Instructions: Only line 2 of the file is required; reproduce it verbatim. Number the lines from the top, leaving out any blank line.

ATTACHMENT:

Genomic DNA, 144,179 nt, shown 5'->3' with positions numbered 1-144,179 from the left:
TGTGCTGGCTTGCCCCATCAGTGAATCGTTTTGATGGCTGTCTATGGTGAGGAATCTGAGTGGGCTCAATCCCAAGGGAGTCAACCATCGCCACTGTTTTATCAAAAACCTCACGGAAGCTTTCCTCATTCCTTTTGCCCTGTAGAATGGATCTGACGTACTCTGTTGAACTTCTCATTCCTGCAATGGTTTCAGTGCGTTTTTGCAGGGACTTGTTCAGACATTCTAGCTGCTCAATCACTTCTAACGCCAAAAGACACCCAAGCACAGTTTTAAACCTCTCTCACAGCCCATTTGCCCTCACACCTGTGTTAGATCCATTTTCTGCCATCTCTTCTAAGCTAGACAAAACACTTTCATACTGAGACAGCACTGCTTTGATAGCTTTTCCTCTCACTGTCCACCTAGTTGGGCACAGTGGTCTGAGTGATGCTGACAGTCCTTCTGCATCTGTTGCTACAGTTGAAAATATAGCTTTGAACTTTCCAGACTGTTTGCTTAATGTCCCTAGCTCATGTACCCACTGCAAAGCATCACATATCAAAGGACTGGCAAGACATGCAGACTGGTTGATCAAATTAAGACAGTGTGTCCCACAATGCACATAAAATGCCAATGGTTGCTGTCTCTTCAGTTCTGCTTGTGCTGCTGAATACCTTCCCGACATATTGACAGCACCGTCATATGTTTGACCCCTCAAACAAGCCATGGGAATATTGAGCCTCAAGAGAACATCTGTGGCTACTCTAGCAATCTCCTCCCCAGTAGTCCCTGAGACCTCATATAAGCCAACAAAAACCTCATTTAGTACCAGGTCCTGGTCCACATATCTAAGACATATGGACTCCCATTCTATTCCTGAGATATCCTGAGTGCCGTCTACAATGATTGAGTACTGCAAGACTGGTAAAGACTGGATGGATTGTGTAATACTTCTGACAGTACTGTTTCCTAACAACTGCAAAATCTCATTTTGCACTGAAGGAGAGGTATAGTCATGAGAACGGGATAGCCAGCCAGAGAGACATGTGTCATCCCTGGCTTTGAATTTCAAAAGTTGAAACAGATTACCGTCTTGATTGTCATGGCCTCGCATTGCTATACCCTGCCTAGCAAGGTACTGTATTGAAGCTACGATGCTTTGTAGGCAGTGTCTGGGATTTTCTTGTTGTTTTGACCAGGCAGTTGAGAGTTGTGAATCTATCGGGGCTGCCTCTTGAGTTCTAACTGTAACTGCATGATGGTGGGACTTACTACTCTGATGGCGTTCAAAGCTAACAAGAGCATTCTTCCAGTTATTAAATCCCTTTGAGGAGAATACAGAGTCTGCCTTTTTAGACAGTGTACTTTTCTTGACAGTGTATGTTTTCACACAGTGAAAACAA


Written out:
TGTGCTGGCTTGCCCCATCAGTGAATCGTTTTGATGGCTGTCTATGGTGAGGAATCTGAGTGGGCTCAATCCCAAGGGAGTCAACCATCGCCACTGTTTTATCAAAAACCTCACGGAAGCTTTCCTCATTCCTTTTGCCCTGTAGAATGGATCTGACGTACTCTGTTGAACTTCTCATTCCTGCAATGGTTTCAGTGCGTTTTTGCAGGGACTTGTTCAGACATTCTAGCTGCTCAATCACTTCTAACGCCAAAAGACACCCAAGCACAGTTTTAAACCTCTCTCACAGCCCATTTGCCCTCACACCTGTGTTAGATCCATTTTCTGCCATCTCTTCTAAGCTAGACAAAACACTTTCATACTGAGACAGCACTGCTTTGATAGCTTTTCCTCTCACTGTCCACCTAGTTGGGCACAGTGGTCTGAGTGATGCTGACAGTCCTTCTGCATCTGTTGCTACAGTTGAAAATATAGCTTTGAACTTTCCAGACTGTTTGCTTAATGTCCCTAGCTCATGTACCCACTGCAAAGCATCACATATCAAAGGACTGGCAAGACATGCAGACTGGTTGATCAAATTAAGACAGTGTGTCCCACAATGCACATAAAATGCCAATGGTTGCTGTCTCTTCAGTTCTGCTTGTGCTGCTGAATACCTTCCCGACATATTGACAGCACCGTCATATGTTTGACCCCTCAAACAAGCCATGGGAATATTGAGCCTCAAGAGAACATCTGTGGCTACTCTAGCAATCTCCTCCCCAGTAGTCCCTGAGACCTCATATAAGCCAACAAAAACCTCATTTAGTACCAGGTCCTGGTCCACATATCTAAGACATATGGACTCCCATTCTATTCCTGAGATATCCTGAGTGCCGTCTACAATGATTGAGTACTGCAAGACTGGTAAAGACTGGATGGATTGTGTAATACTTCTGACAGTACTGTTTCCTAACAACTGCAAAATCTCATTTTGCACTGAAGGAGAGGTATAGTCATGAGAACGGGATAGCCAGCCAGAGAGACATGTGTCATCCCTGGCTTTGAATTTCAAAAGTTGAAACAGATTACCGTCTTGATTGTCATGGCCTCGCATTGCTATACCCTGCCTAGCAAGGTACTGTATTGAAGCTACGATGCTTTGTAGGCAGTGTCTGGGATTTTCTTGTTGTTTTGACCAGGCAGTTGAGAGTTGTGAATCTATCGGGGCTGCCTCTTGAGTTCTAACTGTAACTGCATGATGGTGGGACTTACTACTCTGATGGCGTTCAAAGCTAACAAGAGCATTCTTCCAGTTATTAAATCCCTTTGAGGAGAATACAGAGTCTGCCTTTTTAGACAGTGTACTTTTCTTGACAGTGTATGTTTTCACACAGTGAAAACAA